The remodelling has removed the partitions between the glass sun porch, the front room, the den and the living room and has also removed the front stairs and stair well. The entire first floor, except the kitchen and back porch, has been made into the drug store premises, which have a frontage on High Street of about thirty feet and a depth of about thirty-seven feet. Doyle is a registered pharmacist and employs another, part time. The store is used to compound prescriptions and for the sale of patent drugs, numerous miscellaneous items now usually sold in drug stores, "crackers in package[s] to take out, or eat in store, . . . hot coffee, . . . hot chocolate, ice cream, sodas, milk shakes, frappes, [and] sundaes."
The auditor concluded that "prior to remodelling . . . the predominant use of the building . . . was residential" but thereafter "the predominant use . . . is a drug store and . . . the residential use is secondary," and that "[i]n so far as it is a question of fact . . . the use made by respondent Doyle is not in accordance with but is contrary to . . . [the] zone ordinance."
There was no error.
There are obvious violations of the zoning ordinance both in the space used and the business done. The ordinance does not in terms nor by implication provide that a front room
can be enlarged to include several other rooms and nearly all of the first floor area, and thereafter used as a store. The prohibition of a projection to be used as a store or sale room or store room does not imply authority to do internally what was done here. So far as this house goes Doyle is using for a store the front room, den, hall, living room and porch. We need not pause to determine what of all that was done might have constituted use of a "front room . . . as a small store for the sale of food, clothing or small wares." The permitted uses do not encompass the conduct of a drug store. There is no authorization in the ordinance for the use of a front room to compound prescriptions or for the serving of sodas and light lunches.
The petitioners did not have another remedy. There was no "order or decision" from which to appeal under G. L. c. 40A, Section 13. [Note 1] Atherton v. Selectmen of Bourne, 337 Mass. 250 , 258. The building permit to "remodel front room" did not show that a violation was in prospect. The application was notice to anyone who learned of it that "increase [in] size of front room" for store use was under way. To anyone who saw the application and who contended that any increase in size of the front room was invalid it was notice of proposed violation. However, the violation which the petitioners complain of is beyond anything reasonably suggested by the application and even if the petitioners were aggrieved by the issuance of the permit, this petition is not to try that issue but to force the inspector of buildings to stop the use of the remodelled premises as a drug store, that is, to enforce the zoning ordinance. The auditor found that the inspector of building would take no action in the premises unless ordered. There is no finding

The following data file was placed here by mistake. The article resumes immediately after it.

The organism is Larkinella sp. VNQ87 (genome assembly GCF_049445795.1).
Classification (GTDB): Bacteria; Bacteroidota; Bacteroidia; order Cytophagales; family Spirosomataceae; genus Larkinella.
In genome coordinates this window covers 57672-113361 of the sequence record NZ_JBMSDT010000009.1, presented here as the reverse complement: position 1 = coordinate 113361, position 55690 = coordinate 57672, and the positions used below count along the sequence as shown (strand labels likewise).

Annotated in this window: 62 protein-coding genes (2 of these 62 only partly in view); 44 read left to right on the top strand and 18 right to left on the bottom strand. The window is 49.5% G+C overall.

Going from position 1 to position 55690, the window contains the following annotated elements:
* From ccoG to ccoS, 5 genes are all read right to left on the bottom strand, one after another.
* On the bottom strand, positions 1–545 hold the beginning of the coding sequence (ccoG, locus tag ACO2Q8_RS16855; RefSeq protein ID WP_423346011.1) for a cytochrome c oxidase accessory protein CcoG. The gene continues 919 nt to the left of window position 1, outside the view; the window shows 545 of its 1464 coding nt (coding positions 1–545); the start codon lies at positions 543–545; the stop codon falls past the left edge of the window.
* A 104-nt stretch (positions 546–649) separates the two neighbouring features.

or implication that the petitioners sat by while the interveners acted. The implication is to the contrary. The petition in paragraph 11 averred that "on learning of the intention of the . . . Doyles to use said premises not as a house but as a drug store . . . on October 20, 1958 [the petitioners], notified . . . Doyle . . . that they considered such a contemplated use to be in violation . . . and that court action would be brought if necessary . . ."; also that they did this "to save him the expense of undertaking an illegal operation . . .." The interveners denied the allegation of paragraph 11 but "admit[ted] receiving a letter."
The record included the judge's certificate excusing the reproduction of exhibits "in the record on appeal" but does not otherwise include them in the record. The interveners' brief asserts that they were exhibits before the auditor. The auditor's report does not include them by reference. As these exhibits are not "in the record" (Rule 6 of the Rules for the Regulation of Practice before the Full Court , 328 Mass. 696 ) we may not consider them. Clarke v. Board of Appeals of Nahant, 338 Mass. 473 , 475. Davis & O'Connor Co. v. Shell Oil Co. Inc. 311 Mass. 401 . We have inspected them, however, and note that were they before us they would not affect our decision.
[Note 1] "An appeal to the board of appeals established under section fourteen may be taken by any person aggrieved by reason of his inability to obtain a permit from any administrative official under the provisions of this chapter, or by any officer or board of the city or town, or by any person aggrieved by any order or decision of the inspector of buildings or other administrative official in violation of any provision of this chapter, or any ordinance or by-law adopted thereunder.
"A zoning ordinance or by-law may prescribe a reasonable time within which appeals under this section may be taken."